“gadji beri bimba glandridi laula lonni cadori gadjama gramma berida bimbala glandri galassassa laulitalomni …”

This was too much. Recovering from their initial bafflement at this totally new sound, the audience finally exploded.”

Although he was in costume, and there was crude lighting, the focus of his performance was on the sounds he made. He was telling no story, this was not narrative theatre but it was a theatrical presentation of sound. The whole purpose of his being there was to make sound and the sounds were unlike anything the public knew.

Between 1922 and 1932, Kurt Schwitters, another artist associated with Dada, composed the Ursonate, a piece for solo voice that is neither singing nor speaking. It’s over 40 minutes long and has some conventional musical structure – strong and weak rhythms, repetition, loud and quiet passages – but it comprises vocal utterance, vowels and consonants, invented words that make no sense. It is sound art.

The person who, within living memory, did the most to make possible what we now call sound art was the American composer John Cage. He was born in 1912 and worked with sound until the day he died in 1992. His early work was firmly rooted in the traditions of Western classical music, he studied with Arnold Schoenberg and he thought of himself as a composer. But he quickly moved beyond the confines of conventional musical structures, bound up with pitch and harmony, and was soon advocating a ‘music’ made with any sounds at all. In 1937 he wrote –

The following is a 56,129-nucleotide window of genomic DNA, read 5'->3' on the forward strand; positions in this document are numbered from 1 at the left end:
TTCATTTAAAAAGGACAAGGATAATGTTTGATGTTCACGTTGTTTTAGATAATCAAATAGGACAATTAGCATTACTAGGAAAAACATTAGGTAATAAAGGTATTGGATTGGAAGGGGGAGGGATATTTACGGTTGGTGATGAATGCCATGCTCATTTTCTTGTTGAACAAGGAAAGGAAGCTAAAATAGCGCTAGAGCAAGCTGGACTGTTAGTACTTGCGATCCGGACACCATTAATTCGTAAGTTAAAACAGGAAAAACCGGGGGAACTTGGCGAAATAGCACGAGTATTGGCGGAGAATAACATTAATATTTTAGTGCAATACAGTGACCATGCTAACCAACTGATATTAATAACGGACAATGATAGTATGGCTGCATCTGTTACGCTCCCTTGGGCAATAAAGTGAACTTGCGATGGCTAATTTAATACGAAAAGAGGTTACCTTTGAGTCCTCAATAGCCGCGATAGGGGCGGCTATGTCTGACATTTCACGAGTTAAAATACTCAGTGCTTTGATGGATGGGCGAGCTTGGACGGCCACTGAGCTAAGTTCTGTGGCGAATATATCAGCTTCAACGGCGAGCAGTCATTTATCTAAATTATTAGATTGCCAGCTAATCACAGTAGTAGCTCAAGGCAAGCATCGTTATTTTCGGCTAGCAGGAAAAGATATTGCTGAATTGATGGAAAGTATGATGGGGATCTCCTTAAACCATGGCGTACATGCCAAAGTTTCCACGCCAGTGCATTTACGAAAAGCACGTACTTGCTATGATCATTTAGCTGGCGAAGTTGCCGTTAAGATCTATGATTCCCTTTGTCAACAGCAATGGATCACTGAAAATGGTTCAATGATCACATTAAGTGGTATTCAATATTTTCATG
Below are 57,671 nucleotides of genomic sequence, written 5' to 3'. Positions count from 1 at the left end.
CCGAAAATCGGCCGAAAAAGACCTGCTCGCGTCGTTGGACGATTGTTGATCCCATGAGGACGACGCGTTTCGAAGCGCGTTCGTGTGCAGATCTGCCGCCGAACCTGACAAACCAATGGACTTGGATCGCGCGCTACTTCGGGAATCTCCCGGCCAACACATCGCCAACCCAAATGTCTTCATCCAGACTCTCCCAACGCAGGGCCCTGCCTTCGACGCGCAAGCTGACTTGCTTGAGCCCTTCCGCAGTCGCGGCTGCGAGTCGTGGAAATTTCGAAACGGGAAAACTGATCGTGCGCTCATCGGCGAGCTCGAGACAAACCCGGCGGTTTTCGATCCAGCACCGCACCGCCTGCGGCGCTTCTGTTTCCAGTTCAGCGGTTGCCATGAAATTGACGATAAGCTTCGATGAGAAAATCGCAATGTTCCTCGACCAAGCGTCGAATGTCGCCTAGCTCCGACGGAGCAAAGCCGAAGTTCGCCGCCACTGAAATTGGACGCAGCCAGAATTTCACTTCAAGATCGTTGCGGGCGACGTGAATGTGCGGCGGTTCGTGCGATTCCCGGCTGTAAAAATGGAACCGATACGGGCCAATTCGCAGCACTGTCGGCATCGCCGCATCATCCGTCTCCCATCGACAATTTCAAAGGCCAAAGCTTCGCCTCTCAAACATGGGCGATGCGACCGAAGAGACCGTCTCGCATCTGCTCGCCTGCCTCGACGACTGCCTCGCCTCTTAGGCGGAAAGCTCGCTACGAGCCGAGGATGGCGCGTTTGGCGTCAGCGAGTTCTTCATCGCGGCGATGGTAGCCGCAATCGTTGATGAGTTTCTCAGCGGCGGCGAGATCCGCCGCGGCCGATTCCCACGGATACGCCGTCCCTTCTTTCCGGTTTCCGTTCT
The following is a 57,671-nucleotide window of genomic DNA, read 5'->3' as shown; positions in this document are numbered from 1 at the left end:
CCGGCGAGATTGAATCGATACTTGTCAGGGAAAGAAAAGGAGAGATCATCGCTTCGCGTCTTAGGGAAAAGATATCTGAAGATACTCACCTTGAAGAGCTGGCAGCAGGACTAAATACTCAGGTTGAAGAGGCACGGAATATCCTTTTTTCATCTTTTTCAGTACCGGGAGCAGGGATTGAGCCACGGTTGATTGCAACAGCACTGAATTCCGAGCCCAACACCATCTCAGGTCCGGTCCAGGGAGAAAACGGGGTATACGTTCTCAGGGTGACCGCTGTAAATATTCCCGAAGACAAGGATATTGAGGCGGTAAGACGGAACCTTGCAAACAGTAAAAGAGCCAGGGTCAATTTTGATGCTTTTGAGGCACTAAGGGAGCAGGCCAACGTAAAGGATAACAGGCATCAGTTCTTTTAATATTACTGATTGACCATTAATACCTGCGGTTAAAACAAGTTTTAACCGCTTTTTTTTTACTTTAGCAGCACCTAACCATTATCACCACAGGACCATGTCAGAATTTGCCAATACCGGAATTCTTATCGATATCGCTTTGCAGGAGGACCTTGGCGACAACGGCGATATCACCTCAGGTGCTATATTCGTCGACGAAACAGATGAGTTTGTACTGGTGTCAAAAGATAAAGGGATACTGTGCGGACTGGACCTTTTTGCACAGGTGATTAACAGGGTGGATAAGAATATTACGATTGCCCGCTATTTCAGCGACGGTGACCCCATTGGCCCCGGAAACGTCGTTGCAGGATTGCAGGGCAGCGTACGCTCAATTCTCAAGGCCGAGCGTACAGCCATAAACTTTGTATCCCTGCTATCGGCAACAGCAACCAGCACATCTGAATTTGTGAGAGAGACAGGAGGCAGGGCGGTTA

“I believe that the use of noise to make music will continue and increase until we reach a music, produced through the aid of electrical instruments, which will make available for musical purposes any and all sounds that can be heard …. The present methods of writing music, principally those which employ harmony and its reference to particular steps in the field of sound, will be inadequate for the composer, who will be faced with the entire field of sound.”

Cage’s most notorious piece is commonly known as ‘4’ 33”’. It is in three movements (a very conventional Western musical structure) and the notation for each movement simply reads ‘Tacet’. This is the musical term meaning ‘Be silent’. Cage is asking the performer to be silent for three consecutive movements. The piece does not instruct the performer to ‘do nothing’ (a common misconception) but it does require the performer to ‘be silent’. During the first performance, in 1952, the pianist, David Tudor, indicated the passage of the three movements by closing the piano lid at the beginning of each movement and opening it at the end. Hopefully he made no sound. But there was plenty to hear. Four minutes thirty three seconds is quite a long time, for an unsuspecting public, to sit and listen. The sound of the audience twitching, coughing and nervously shuffling filled the space and sounds drifted into the auditorium from outside. Cage had outlined a situation in which sound could be heard but he had no control over those sounds. The conventional roles of composer, performer and listener had been completely subverted. It was difficult to say who was the composer or who was the performer or who was the listener. The listeners were making the sounds so, in conventional terms, they were the performers. The performer, David Tudor, was also a listener. The composer had no hand in crafting what was heard, this was done entirely by the listeners, so, in effect, they were the composers. Cage had turned conventional music making inside out. In 1955 he wrote –

“Composing is one thing, performing is another, listening is yet a third. What can they have to do with one another?”

He questioned all the traditions and conventions of Western music and its established purposes and functions. He devised many techniques for composing, most of them involved the use of chance – especially the consultation of the I-Ching – to determine structural relationships between sounds. And he advocated an art of sound saying, “Don’t call it music if the term offends you.”